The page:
- Independent travel is a great way to learn some lingo
Chatting away to a local in English is one thing, chatting away to them in their native language is a whole new adventure. The great thing about independent travel in a foreign country is that, if you wish, you can totally immerse yourself in the local language -- and with foreign language, the more you need to speak it, the more you will, and the more you speak it the quicker you'll learn. World Nomads has some introductory downloads to get you started (Lao lessons | Thai lessons | Vietnamese lessons).
- Independent travel can be a learning experience
Assuming your travels involve something more than laying on the beach and snogging other travellers, in a fairly short time you'll learn a lot about the country you're travelling in. For travellers new to a country, it can be a shattering experience to find that wow, Thailand isn't all just beaches, elephants and exotic locals -- it's a developing nation facing a diverse range of political and social challenges. As you travel through, talking to locals and reading the newspapers, you'll slowly gather a better understanding of why things are how they are (you'll never gain a complete understanding -- even Thais are happy to admit they don't understand their own country ;-) .)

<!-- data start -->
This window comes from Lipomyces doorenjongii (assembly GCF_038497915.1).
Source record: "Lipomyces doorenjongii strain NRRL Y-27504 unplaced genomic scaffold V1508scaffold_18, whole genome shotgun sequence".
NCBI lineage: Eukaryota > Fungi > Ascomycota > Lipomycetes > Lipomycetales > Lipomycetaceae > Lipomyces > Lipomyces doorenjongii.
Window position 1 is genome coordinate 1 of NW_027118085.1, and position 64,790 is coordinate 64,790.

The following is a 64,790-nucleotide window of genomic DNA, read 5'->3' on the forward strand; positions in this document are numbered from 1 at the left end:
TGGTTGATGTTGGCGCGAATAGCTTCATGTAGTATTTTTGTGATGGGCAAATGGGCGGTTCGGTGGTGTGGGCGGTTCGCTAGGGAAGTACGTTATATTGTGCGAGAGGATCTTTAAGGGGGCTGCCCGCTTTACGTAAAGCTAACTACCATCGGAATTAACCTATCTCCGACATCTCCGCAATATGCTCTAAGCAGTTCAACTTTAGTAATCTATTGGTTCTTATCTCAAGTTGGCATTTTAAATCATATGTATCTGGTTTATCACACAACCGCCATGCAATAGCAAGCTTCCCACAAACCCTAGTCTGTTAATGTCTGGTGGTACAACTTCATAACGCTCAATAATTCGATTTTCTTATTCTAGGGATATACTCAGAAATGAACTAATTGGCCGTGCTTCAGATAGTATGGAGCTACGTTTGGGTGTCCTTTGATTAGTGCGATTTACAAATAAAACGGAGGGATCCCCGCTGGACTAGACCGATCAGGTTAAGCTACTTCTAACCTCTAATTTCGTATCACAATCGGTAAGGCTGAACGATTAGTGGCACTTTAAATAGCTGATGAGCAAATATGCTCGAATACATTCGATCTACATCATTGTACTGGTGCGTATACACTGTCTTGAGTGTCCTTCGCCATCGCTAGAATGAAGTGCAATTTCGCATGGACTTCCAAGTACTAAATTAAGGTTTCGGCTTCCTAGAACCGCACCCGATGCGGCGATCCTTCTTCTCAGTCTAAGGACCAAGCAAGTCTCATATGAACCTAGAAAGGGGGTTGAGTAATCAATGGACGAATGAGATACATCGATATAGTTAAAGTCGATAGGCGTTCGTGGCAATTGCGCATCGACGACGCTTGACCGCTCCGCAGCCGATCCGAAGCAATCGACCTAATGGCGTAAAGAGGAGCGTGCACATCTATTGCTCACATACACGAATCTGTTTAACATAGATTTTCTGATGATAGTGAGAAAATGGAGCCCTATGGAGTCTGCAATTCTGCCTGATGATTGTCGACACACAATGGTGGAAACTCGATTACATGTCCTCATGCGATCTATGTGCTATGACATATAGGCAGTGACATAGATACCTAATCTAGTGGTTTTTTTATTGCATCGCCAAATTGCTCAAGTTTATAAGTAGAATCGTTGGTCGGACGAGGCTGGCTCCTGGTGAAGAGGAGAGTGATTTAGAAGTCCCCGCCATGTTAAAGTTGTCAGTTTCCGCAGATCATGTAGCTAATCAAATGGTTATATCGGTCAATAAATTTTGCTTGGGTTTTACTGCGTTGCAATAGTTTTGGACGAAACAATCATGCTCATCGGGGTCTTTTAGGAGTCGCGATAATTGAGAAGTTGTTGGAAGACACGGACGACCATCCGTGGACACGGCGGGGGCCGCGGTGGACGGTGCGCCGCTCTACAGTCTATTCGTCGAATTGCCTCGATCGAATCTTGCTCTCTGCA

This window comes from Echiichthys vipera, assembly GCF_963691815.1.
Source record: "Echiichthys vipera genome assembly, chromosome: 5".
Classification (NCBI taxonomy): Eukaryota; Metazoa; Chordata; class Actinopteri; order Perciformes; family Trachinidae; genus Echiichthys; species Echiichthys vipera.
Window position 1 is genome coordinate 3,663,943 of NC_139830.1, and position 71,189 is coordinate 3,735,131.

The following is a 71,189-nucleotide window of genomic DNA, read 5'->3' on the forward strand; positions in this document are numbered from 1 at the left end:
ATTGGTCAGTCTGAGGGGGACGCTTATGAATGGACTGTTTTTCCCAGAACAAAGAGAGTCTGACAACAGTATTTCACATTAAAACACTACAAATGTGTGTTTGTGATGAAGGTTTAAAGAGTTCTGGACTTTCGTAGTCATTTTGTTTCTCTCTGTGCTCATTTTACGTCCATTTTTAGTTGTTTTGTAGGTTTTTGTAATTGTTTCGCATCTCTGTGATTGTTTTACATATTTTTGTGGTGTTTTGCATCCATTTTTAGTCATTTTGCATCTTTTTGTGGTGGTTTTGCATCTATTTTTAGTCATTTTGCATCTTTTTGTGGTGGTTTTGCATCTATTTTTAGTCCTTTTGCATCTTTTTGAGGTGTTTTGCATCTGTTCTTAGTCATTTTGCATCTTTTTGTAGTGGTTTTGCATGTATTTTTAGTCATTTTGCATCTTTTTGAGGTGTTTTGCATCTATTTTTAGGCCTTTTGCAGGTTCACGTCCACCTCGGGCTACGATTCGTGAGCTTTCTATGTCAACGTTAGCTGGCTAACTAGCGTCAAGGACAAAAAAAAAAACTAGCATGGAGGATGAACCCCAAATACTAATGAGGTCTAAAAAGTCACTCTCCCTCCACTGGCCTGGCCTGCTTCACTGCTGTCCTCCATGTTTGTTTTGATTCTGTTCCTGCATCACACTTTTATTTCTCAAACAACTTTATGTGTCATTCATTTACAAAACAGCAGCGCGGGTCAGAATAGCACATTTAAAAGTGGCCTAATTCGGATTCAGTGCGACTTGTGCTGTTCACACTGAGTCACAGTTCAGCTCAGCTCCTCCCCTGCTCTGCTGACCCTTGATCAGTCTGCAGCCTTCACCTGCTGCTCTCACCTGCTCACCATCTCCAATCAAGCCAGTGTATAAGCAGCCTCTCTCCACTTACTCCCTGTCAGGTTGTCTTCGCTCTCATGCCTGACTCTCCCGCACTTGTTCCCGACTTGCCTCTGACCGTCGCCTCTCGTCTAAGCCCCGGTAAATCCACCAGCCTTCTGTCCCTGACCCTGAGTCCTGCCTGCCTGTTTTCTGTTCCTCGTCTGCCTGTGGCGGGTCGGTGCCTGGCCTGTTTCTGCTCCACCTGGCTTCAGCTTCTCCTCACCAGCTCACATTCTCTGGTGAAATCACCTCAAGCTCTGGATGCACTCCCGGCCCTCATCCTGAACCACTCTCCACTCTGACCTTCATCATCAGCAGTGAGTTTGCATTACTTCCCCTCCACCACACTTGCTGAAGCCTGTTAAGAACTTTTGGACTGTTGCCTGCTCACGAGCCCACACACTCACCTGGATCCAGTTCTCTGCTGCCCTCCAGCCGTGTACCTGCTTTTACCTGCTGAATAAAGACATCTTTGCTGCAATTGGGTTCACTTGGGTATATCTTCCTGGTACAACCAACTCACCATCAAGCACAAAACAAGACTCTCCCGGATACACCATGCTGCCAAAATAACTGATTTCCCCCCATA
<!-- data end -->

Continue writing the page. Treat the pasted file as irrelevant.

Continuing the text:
- Independent travel can be challenging
Independent travel can be hard. It can be really physically demanding -- whoever said a vodka Redbull bucket a night for a month was going to be easy? Seriously, you'll have long nights on crappy buses driven by loons and in flophouse lodgings not fit for lab-bunnies. You'll walk under withering sun and through flooded back sois. You'll enjoy a thousand new taste sensations and be assured your stomach will not enjoy all of them. You'll meet people you don't like and you'll get so sick of wearing the same clothes you'll consider burning them. But you know what -- all this doesn't matter. Independent travel is worth it, because...
- Independent travel can bolster, well, your independence
All the crappy bus rides, the deviants in guesthouses, the sulfuric sun and the bubbling bubonic curries are character building. Believe me when I say you'll encounter situations you would N E V E R encounter in your home country, and you'll need to figure out how to sort it out. Yes, you'll make some bad calls, but you'll also make some great ones and, as everyone's Mum says, you learn from your mistakes. Travel can break down barriers, it can help you better understand the world, and it can help you develop empathy for the people you have to share it with -- now that's gotta be a good thing right?
- Independent travel can be fun to plan